Home Podcasts Ichimon Japan Why are vegetables so insulting in Japanese? | Ichimon Japan 14

Why are vegetables so insulting in Japanese? | Ichimon Japan 14

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Today’s Question

On this episode of Ichimon Japan we ask: Why are vegetables so unsulting in Japanese? On this episode we are honored to once again be joined by Kyle Broyles of the Tokyo Splosion podcast and Hard Officers YouTube channel.

Topics Discussed

  • Some funny Japanese vegetable-based insults and their (supposed) etymologies
  • What the term daikon ashi means
  • Why daikon ashi is so insulting and reserved only for use on women
  • The usage of the term “dumpling legs”
  • What the term daikon yakusha means
  • Why daikon yakusha is considered an insult
  • Why it’s insulting to call someone a bean sprout (moyashi) in Japanese
  • What it means to “stink of potatoes” (to be imokusai)
  • What a “country milkboy” is
  • What an “embankment pumpkin” is (dote kabocha)
  • The most commonly cited story explaining the insulting meaning of the term dote kabocha
  • A tip for training yourself to like vegetables
  • Interesting Japanese slang involving the the Japanese word for eggplant (nasu)
  • What the term bokenasu means
  • Why it is insulting to be called a bokenasu
  • What the heck an otankonasu is
  • Two theories for where the “otanko” part of otankonasu derived from
  • The most common etymologies of the term otankonasu
  • The potential connection between otankonasu and Edo period pleasure districts
  • Bubble era Japanese slang
  • How pÄ«man (green pepper) was used as an insult in Japan in the 1970s
  • The difficulties localizers face when translating idioms from Japanese into English
  • Whether the Japanese word for “vegetable” (yasai) totally overlaps in meaning with its English counterpart
  • Why there seem to be more vegetable-related insults in Japanese than fruit-related insults
  • And more!

Note: All of the etymologies provided during this episode were found in Japanese language sources and are the most commonly cited. However, just because they are the most commonly cited etymologies that does not mean they are true, so please keep this in mind.

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Kyle Broyles Links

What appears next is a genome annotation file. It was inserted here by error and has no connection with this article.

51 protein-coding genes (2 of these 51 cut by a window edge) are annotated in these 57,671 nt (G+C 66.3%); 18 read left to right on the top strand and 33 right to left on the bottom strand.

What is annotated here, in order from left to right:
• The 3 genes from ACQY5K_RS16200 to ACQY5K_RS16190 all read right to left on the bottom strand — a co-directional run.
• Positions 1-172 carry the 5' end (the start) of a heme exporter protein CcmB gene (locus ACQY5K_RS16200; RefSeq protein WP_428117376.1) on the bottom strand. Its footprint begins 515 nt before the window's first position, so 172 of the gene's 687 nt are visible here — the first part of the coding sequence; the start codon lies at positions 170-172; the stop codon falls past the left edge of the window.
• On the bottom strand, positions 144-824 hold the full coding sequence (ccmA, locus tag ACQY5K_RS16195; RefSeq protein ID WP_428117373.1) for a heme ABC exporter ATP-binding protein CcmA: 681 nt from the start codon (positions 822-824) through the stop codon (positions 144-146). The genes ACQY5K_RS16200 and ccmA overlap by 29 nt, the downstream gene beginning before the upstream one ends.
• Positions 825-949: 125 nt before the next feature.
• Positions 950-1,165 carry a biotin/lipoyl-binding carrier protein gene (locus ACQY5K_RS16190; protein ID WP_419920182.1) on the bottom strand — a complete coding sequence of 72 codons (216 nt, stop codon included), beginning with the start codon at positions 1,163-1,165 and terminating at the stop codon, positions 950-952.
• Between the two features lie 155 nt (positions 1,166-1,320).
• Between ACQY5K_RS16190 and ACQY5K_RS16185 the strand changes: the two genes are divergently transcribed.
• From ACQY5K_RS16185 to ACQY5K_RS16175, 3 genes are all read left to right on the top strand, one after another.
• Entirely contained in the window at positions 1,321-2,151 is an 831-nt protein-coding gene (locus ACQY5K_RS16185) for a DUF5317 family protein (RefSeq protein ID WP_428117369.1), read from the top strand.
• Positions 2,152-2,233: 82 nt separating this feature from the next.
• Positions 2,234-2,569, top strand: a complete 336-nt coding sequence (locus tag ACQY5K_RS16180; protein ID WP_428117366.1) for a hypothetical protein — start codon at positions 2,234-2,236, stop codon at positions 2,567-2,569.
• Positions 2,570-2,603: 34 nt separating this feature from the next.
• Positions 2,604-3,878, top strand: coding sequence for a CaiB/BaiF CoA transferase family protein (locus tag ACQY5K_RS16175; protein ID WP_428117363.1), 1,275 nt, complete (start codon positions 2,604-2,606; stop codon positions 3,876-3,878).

This episode features Kyle Broyles as a special guest. If you would like to follow him on Twitter, please use the link below.

Kyle is one of the hosts of the Tokyo Splosion podcast. If you would like to check his podcast out, you can look it up wherever you get your podcasts or use the links below.

The latest episode of Tokyo Splosion as of the time of this posting can be found below.

Kyle also produces the YouTube series Hard Officers. Check out the channel via the link below.

Sources, Links, Videos, Etc.

Here’s a link to the previous episode Kyle Broyles was a guest on.

Just to review, here’s a list of all the insults that were covered on this episode, including how you write them in Japanese.

  • Daikon ashi
    • 大根足 : 大根足; 大根脚 【だいこんあし】 (n) thick legs; fat legs; cankle; cankles (literally: daikon radish legs)
  • Daikon yakusha
    • 大根役者 【だいこんやくしゃ】 (n) (yoji) ham actor; hack actor (literally: daikon radish actor)
  • Moyashi
    • もやし (n) bean sprouts (in certain contexts it can also be used to mean as an insult meaning lanky, gangly or frail)
  • Moyashikko
    • もやしっ子 【もやしっこ】 (n) weak child; frail child; gangly child
  • Imokusai
    • イモくさい 【いもくさい】 (n) country bumpkin; unsophisticated; hick (literally to stink of potatoes)
  • Dote kabocha
    • どてかぼちゃ (n) incompetent person; halfwit; blockhead; fool (literally: embankment pumpkin)
  • Bokenasu
    • ぼけなす (n) (1) faded, dull-colored eggplant; (2) (derog) slow-witted, abstracted person; halfwit
  • Otankonasu
    • おたんこなす (n) fool; twit; idiot; bird-brain
  • Atama ga pÄ«man (Note: This term was popular in the 1970s and is rarely, if ever, used today.)
    • 頭がピーマン 【あたまがぴーまん】 stupid; dumb (literally: your head is a green pepper)
  • Hanashi ga pÄ«man
    • 話がピーマン 【はなしがぴーまん】 what you are saying is stupid/pointless (literally: what you are saying/your story is a green pepper.)

If you’d like to check out episode 38 of Japan Station, you can do so via the link below.

If you missed the Japanese study tips episode of Ichimon Japan, check out the article below.

Japanese Vocabulary List

Most episodes feature at least one or two interesting Japanese words or phrases. Here’s some of the ones that came up on this episode. All information is from Jim Breen’s WWWJDIC.

  • Yasai
    • 野菜 【やさい】 (n,adj-no) vegetable
  • Kudamono
    • 果物 : 果物(P); 菓物 【くだもの(P); かぶつ(果物)】 (n) fruit
  • Oden
    • おでん (n) (food) oden; dish of various ingredients, e.g. egg, daikon, potato, chikuwa, konnyaku, etc. stewed in soy-flavored dashi
  • Shokuatari
    • 食あたり : 食あたり; 食中り 【しょくあたり】 (n) food poisoning
  • Shokubutsu
    • 植物 【しょくぶつ】 (n) plant; vegetation
  • Emoi
    • エモい (adj-i) (1) (sl) emo; sad; melancholic; (2) (sl) (pun on エロい and キモい) (See エロい,キモい) erotic in a disgusting way
  • Inakakusai
    • 田舎臭い : 田舎臭い; 田舎くさい 【いなかくさい】 (adj-i) rustic; unsophisticated; provincial; hick; cornball
  • Ume
    • 梅 : 梅(P); 楳 【うめ(P); むめ(ok); ウメ】 (n) (1) Japanese apricot (Prunus mume); Japanese plum; ume; Chinese plum
  • Tnkō
    • 炭坑 : 炭鉱(P); 炭坑; 炭礦 【たんこう】 (n) coal mine; coal pit

We Want Your Questions

Is there something about Japan that confuses you? Is there something about Japanese culture that you would like to learn more about? Is there something in Japanese history that you would like us to explain? We’re always looking for new questions about Japan to answer, so if you have one, please send it to ichimon@japankyo.com.

Special Thanks

Opening/Closing Theme: Produced by Apol (YouTube, Twitter, Facebook, Fiverr)

Ichimon Japan cover art: Produced by Erik R.

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Full Show Notes


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